Children's good mental health begins with parents
Dr. Lee Ann Grisolano | 07.10.13
Mental health is one of the keystones of childhood development, but difficult to gauge. The World Health Organization defines general health as “physical, mental and social well-being”. This means parents need to be as cognizant of a child’s mental status as they are of a child’s physical condition. It starts with understanding what constitutes children's good mental health.
What is Mental Health?
The “good mental health” of a child is a very elusive concept, because kids are always changing.
The average person on the street might associate poor mental health with the pejorative term of being “crazy”. For example, people with mental health disorders that make it difficult for them to regulate behavioral and emotional responses, such as schizophrenia or bipolar disorder, may be insensitively pinned with the “crazy” label.
Good mental health goes beyond the absence of mental illness. The World Health Organization (WHO) defines mental health as a state of well-being that involves:
- Being able to recognize a person’s own abilities
- Coping with normal stressors
- Working productively
- Contributing to society
The “good mental health” of a child is a very elusive concept, because kids are always changing. Appropriate behavior at one stage of development may be a sign of a mental disorder at another; a three-year-old who has developed limited self-regulation and coping skills may throw a temper tantrum when denied something they want, which is considered typical for his or her stage of development. On the other hand, a sixteen-year-old who demonstrates the same level of self-regulation and coping skills as they did as a three-year-old when denied something they want, is not typical for his or her stage of development. Also, for young people, self-image, managing peer pressure and accepting diversity while maintaining a desire to learn are all factors that affect mental health. Finally, the extent to which someone is mentally healthy is not about nature vs. nurture as much as it is a balance of both. Good mental health is influenced by biology, sociology, and the physical environment.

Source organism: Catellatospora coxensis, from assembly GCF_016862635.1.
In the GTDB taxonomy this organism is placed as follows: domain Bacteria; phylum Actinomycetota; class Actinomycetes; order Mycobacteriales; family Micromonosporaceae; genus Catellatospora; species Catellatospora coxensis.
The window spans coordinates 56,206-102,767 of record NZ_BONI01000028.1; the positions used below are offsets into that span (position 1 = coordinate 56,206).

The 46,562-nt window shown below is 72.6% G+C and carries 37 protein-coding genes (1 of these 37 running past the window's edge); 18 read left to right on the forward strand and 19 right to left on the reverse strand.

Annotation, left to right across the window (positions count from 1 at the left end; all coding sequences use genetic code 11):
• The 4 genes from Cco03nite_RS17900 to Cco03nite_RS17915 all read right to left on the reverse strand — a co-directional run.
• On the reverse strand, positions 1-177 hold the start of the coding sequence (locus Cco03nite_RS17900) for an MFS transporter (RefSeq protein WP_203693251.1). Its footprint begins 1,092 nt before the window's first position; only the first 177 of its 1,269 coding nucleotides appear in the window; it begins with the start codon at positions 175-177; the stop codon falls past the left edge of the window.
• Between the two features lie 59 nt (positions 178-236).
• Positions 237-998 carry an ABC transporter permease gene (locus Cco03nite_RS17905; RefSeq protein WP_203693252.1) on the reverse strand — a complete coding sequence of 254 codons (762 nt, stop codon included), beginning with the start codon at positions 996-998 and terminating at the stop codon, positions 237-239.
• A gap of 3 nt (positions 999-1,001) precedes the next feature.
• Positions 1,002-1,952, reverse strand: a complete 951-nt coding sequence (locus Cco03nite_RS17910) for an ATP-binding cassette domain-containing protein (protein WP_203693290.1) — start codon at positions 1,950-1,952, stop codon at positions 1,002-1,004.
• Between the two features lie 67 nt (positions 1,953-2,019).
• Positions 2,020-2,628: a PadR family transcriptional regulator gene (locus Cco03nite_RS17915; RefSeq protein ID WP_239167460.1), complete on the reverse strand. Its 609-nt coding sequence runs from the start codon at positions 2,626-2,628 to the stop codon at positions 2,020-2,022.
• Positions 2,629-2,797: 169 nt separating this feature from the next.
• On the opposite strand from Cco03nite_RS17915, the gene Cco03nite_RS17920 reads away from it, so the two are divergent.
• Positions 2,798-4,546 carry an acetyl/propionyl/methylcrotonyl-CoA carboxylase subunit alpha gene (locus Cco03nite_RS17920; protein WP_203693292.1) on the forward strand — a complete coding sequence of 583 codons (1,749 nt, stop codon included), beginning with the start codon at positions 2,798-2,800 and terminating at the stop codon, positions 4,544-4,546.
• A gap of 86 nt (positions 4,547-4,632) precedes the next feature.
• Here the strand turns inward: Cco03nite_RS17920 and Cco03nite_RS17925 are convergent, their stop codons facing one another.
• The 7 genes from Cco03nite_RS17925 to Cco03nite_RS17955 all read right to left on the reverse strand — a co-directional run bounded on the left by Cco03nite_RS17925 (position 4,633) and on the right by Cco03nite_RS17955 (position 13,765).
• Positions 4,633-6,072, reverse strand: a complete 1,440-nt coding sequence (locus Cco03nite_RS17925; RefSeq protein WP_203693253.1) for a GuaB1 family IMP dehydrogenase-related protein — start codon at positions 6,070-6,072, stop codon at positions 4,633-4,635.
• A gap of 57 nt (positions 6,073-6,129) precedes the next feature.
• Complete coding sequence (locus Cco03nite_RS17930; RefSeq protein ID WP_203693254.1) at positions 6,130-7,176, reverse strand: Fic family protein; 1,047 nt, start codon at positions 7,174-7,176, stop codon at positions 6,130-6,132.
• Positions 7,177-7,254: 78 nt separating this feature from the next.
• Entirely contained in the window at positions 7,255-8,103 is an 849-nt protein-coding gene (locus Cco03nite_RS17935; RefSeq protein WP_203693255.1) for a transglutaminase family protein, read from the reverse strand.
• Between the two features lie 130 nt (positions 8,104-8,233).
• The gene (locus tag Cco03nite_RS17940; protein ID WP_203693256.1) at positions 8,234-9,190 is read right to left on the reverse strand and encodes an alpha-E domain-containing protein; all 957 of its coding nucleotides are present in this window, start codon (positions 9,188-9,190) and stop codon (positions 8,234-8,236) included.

Self-awareness begins at a very young age.
Why Is Children's Good Mental Health Important?
Self-awareness begins at a very young age. A baby tries to make sense of his or her body by investigating every part. As children grow older, they learn to compare what they see in themselves to what they see in others in their world. Mental problems may be considered as weeds looking to take root. If parents allow them to grow, they will smother the garden.
In 2000, the Surgeon General estimated there were as many as 15 million young people with some type of mental disorder. That number is growing at an alarming rate. According to the National Institute of Mental Health, suicide is currently the leading cause of death in children and young adults ages 15 to 24.
What Can Parents Do to Raise Awareness of and Help Prevent Mental Health Problems?
Mental illness can be a challenge to identify because the modern child faces obstacles at a different level then his or her parents did. Bullying in the academic arena is not new, but it is more pervasive today than it was even 10 years ago, and we much more aware of the detrimental effects bullying has on a child’s mental health. Furthermore, bullying through the cyber arena is new, and potentially more harmful. The means through which children socialize have also changed from primarily playing with classmates on the school playground and in neighborhood yards to interacting virtually through texting, or on social networking or gaming sites. Add to that the increased exposure to violence and inappropriate body images in the mass media, and it is not difficult to understand why today’s kids struggle to establish and maintain good mental health.
Certainly, parents cannot completely shield their children from the world; there will always be potentially harmful influences that are beyond parental control. However, there are measures that can be taken to minimize a child’s risk of developing problematic mental health symptoms or disorders.